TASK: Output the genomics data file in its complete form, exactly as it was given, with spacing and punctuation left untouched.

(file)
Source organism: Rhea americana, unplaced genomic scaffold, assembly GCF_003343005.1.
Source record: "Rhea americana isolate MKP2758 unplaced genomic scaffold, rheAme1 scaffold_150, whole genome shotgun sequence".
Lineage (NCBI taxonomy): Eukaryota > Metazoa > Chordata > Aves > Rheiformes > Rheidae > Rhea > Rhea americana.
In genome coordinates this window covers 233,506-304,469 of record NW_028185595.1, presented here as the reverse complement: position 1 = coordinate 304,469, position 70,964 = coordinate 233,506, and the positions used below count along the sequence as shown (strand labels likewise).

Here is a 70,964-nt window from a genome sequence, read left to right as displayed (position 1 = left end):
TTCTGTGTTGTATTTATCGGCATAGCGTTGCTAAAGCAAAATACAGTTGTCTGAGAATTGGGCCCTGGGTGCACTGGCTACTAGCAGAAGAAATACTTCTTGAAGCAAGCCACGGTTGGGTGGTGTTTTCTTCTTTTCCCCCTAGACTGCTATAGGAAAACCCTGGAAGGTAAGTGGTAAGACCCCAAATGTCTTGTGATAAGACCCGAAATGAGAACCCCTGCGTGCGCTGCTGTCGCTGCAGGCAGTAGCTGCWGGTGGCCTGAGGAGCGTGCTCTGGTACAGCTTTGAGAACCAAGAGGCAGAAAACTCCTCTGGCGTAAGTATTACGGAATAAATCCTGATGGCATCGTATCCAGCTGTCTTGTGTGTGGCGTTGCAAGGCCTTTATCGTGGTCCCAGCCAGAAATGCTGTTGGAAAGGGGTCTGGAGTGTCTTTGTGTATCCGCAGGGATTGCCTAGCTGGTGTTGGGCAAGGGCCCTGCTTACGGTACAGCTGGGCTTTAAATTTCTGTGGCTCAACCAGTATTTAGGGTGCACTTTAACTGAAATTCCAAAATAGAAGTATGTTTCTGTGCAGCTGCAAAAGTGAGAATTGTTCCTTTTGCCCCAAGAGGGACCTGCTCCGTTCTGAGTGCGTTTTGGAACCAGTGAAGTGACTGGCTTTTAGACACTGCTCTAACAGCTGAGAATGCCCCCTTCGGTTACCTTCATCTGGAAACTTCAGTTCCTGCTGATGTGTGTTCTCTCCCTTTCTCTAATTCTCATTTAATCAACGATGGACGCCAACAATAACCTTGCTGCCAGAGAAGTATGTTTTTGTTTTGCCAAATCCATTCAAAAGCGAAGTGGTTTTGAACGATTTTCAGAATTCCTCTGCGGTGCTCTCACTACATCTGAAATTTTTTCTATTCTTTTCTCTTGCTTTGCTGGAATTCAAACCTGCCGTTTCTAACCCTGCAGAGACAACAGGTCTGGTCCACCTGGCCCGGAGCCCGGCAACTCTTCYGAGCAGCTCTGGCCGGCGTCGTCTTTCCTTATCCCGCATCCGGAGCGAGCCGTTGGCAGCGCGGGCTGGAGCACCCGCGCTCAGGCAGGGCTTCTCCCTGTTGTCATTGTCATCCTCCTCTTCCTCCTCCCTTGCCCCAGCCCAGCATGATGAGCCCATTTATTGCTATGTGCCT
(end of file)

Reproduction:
Source organism: Rhea americana, unplaced genomic scaffold, assembly GCF_003343005.1.
Source record: "Rhea americana isolate MKP2758 unplaced genomic scaffold, rheAme1 scaffold_150, whole genome shotgun sequence".
Lineage (NCBI taxonomy): Eukaryota > Metazoa > Chordata > Aves > Rheiformes > Rheidae > Rhea > Rhea americana.
In genome coordinates this window covers 233,506-304,469 of record NW_028185595.1, presented here as the reverse complement: position 1 = coordinate 304,469, position 70,964 = coordinate 233,506, and the positions used below count along the sequence as shown (strand labels likewise).

Here is a 70,964-nt window from a genome sequence, read left to right as displayed (position 1 = left end):
TTCTGTGTTGTATTTATCGGCATAGCGTTGCTAAAGCAAAATACAGTTGTCTGAGAATTGGGCCCTGGGTGCACTGGCTACTAGCAGAAGAAATACTTCTTGAAGCAAGCCACGGTTGGGTGGTGTTTTCTTCTTTTCCCCCTAGACTGCTATAGGAAAACCCTGGAAGGTAAGTGGTAAGACCCCAAATGTCTTGTGATAAGACCCGAAATGAGAACCCCTGCGTGCGCTGCTGTCGCTGCAGGCAGTAGCTGCWGGTGGCCTGAGGAGCGTGCTCTGGTACAGCTTTGAGAACCAAGAGGCAGAAAACTCCTCTGGCGTAAGTATTACGGAATAAATCCTGATGGCATCGTATCCAGCTGTCTTGTGTGTGGCGTTGCAAGGCCTTTATCGTGGTCCCAGCCAGAAATGCTGTTGGAAAGGGGTCTGGAGTGTCTTTGTGTATCCGCAGGGATTGCCTAGCTGGTGTTGGGCAAGGGCCCTGCTTACGGTACAGCTGGGCTTTAAATTTCTGTGGCTCAACCAGTATTTAGGGTGCACTTTAACTGAAATTCCAAAATAGAAGTATGTTTCTGTGCAGCTGCAAAAGTGAGAATTGTTCCTTTTGCCCCAAGAGGGACCTGCTCCGTTCTGAGTGCGTTTTGGAACCAGTGAAGTGACTGGCTTTTAGACACTGCTCTAACAGCTGAGAATGCCCCCTTCGGTTACCTTCATCTGGAAACTTCAGTTCCTGCTGATGTGTGTTCTCTCCCTTTCTCTAATTCTCATTTAATCAACGATGGACGCCAACAATAACCTTGCTGCCAGAGAAGTATGTTTTTGTTTTGCCAAATCCATTCAAAAGCGAAGTGGTTTTGAACGATTTTCAGAATTCCTCTGCGGTGCTCTCACTACATCTGAAATTTTTTCTATTCTTTTCTCTTGCTTTGCTGGAATTCAAACCTGCCGTTTCTAACCCTGCAGAGACAACAGGTCTGGTCCACCTGGCCCGGAGCCCGGCAACTCTTCYGAGCAGCTCTGGCCGGCGTCGTCTTTCCTTATCCCGCATCCGGAGCGAGCCGTTGGCAGCGCGGGCTGGAGCACCCGCGCTCAGGCAGGGCTTCTCCCTGTTGTCATTGTCATCCTCCTCTTCCTCCTCCCTTGCCCCAGCCCAGCATGATGAGCCCATTTATTGCTATGTGCCT